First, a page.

The governor’s weekly session was largely upbeat, except in the continued high daily death toll. Active cases and hospitalizations are down along with the rolling average of daily increases. The positive testing rate remains above 10 percent.
He also touted the state’s performance in vaccinations. He said the state was informed by the Biden team today that the state will receive a 5 percent increase in the anticipated state allocation for at least a three-week period. Walmart also is to receive 10,000 doses for Arkansas as a favored supplier in the federal program, beginning Feb. 11.
Health Director Jose Romero said improvements in treatment and the beginning of vaccinations are contributing to the decline in hospitalizations. But he also said the arrival of the new dominant strains of the virus is inevitable here and precautions are still important.
Bar curfew: The 11 p.m. closing time will expire tomorrow. Hutchinson said the decline in cases and being past the holiday periods allows an end to the early closing time for retail drink permits. It will not be extended beyond Feb. 3 (Wednesday).
Revenue report: Governor Hutchinson lauded the $400 million surpluses. He said it signaled a strong economy. He used it as an argument for compromise on the proposed $1.9 trillion aid package from congressional Democrats. He says the economy’s improvement reduces the need. He said Congress shouldn’t “go big, but go reasonable.”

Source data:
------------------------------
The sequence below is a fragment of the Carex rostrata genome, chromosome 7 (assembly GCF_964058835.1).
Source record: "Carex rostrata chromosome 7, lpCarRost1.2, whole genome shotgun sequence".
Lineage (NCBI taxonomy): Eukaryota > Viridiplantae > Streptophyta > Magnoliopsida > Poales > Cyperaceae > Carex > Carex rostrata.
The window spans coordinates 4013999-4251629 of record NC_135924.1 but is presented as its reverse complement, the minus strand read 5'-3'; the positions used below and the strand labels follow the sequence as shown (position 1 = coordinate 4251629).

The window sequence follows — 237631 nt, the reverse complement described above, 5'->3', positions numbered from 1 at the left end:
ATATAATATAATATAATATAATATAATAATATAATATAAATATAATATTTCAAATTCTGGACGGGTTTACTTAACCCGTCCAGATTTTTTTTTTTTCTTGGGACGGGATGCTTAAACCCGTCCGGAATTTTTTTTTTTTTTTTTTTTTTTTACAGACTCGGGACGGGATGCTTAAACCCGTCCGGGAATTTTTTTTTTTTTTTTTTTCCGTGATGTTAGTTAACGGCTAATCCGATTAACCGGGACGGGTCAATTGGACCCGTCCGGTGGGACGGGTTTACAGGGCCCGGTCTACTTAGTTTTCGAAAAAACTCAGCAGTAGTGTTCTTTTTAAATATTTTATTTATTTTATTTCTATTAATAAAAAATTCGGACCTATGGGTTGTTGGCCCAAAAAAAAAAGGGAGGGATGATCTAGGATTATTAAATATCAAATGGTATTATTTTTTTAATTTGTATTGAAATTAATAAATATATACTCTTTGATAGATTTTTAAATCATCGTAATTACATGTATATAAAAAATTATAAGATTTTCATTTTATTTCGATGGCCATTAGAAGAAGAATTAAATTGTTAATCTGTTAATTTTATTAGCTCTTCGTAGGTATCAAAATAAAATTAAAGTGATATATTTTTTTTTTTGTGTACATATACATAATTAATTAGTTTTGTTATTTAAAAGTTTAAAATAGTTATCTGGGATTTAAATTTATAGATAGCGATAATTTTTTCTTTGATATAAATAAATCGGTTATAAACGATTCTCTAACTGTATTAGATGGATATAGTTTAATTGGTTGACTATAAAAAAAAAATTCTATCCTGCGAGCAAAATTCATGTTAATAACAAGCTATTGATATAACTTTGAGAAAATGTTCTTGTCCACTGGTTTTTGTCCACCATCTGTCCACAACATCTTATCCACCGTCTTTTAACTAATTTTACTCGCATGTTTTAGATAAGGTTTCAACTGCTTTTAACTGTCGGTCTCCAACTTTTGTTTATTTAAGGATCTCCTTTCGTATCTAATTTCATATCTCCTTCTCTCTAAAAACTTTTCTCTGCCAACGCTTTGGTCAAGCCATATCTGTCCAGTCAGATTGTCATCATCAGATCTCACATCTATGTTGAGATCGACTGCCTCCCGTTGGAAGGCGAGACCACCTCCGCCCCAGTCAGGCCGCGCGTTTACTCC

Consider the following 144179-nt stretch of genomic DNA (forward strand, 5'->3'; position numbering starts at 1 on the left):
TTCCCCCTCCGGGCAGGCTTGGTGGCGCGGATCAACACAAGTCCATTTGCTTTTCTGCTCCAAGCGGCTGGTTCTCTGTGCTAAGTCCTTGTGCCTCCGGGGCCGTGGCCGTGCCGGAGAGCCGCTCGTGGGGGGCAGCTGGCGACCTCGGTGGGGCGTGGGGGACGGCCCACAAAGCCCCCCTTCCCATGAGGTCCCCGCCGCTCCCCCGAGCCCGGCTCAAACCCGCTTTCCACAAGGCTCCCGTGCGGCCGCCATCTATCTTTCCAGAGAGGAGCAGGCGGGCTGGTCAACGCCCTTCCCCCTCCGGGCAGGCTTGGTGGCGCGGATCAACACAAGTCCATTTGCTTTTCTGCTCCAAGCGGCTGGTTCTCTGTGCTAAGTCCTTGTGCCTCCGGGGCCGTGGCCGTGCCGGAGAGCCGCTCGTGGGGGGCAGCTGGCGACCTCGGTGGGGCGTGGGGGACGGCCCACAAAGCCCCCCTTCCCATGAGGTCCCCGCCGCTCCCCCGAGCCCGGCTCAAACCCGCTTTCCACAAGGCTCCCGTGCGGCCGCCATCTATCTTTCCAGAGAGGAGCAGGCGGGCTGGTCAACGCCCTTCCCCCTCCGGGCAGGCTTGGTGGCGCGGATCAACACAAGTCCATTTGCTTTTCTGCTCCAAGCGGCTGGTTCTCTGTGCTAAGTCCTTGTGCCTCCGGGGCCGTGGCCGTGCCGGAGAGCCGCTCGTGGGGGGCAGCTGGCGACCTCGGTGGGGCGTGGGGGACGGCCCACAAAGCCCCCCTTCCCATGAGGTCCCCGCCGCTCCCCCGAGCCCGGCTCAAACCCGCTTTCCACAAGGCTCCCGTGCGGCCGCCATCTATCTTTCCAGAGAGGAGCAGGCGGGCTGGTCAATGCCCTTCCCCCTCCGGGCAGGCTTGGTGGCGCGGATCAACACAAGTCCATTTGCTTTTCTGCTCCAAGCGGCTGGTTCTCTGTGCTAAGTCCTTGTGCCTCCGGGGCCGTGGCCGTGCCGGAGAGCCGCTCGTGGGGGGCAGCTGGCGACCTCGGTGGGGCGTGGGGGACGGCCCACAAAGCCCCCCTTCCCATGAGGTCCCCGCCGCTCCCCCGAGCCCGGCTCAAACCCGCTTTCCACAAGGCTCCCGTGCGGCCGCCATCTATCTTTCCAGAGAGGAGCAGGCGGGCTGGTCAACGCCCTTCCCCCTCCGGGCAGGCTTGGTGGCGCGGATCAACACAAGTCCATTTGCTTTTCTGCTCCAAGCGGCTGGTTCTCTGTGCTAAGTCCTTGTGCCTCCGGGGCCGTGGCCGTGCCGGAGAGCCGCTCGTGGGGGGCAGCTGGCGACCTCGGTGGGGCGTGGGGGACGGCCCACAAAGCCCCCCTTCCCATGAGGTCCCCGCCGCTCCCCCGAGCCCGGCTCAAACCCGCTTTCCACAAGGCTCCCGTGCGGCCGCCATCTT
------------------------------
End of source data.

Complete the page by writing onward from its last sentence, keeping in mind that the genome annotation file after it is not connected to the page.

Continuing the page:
Pandemic unemployment assistance: Commerce Secretary Mike Preston bragged further about the belated restart of the PUA assistance over the weekend. He didn’t address the many complaints intended beneficiaries are still reporting. He said the state had made almost 15,000 payments among the 60,000 eligible. And he urged clicking a link in the email all have received because it is personalized to the recipient. He urged people whose payments were flagged for review to be patient. There have been glitches, he said, but the system should catch up “in a day or two.”
He said those who’ve used up regular unemployment must first exhaust any benefits through the federal extended unemployment compensation program before moving to the PUA program. He acknowledged there’s some confusion in it for participants.
He also said the agency is still working through reports of fraudulent claims, which cannot be cleared without a police report, and he asked for reports to be submitted by Feb. 12.
PUBLIC SCHOOLS: Ivy Pfeffer of the Education Department said 74 percent of schools have not been significantly affected by a need to teach remotely because of COVID-19. She acknowledged all have had major impacts, but she said she expected no waiver from achievement tests this year. She said the results will measure much students have learned. (Some experts think the tests are essentially worthless as a measure of much more than family circumstances.) But she said the department supported dropping the A-F report card this year, as pending legislation proposes.
When will vaccinations move beyond the first part of the 1B group — people older than 70 and education employees — to other essential workers. “We’re not there yet, I can’t tell you exactly how long it will be,” Hutchinson said. The problem, he indicated, is supply.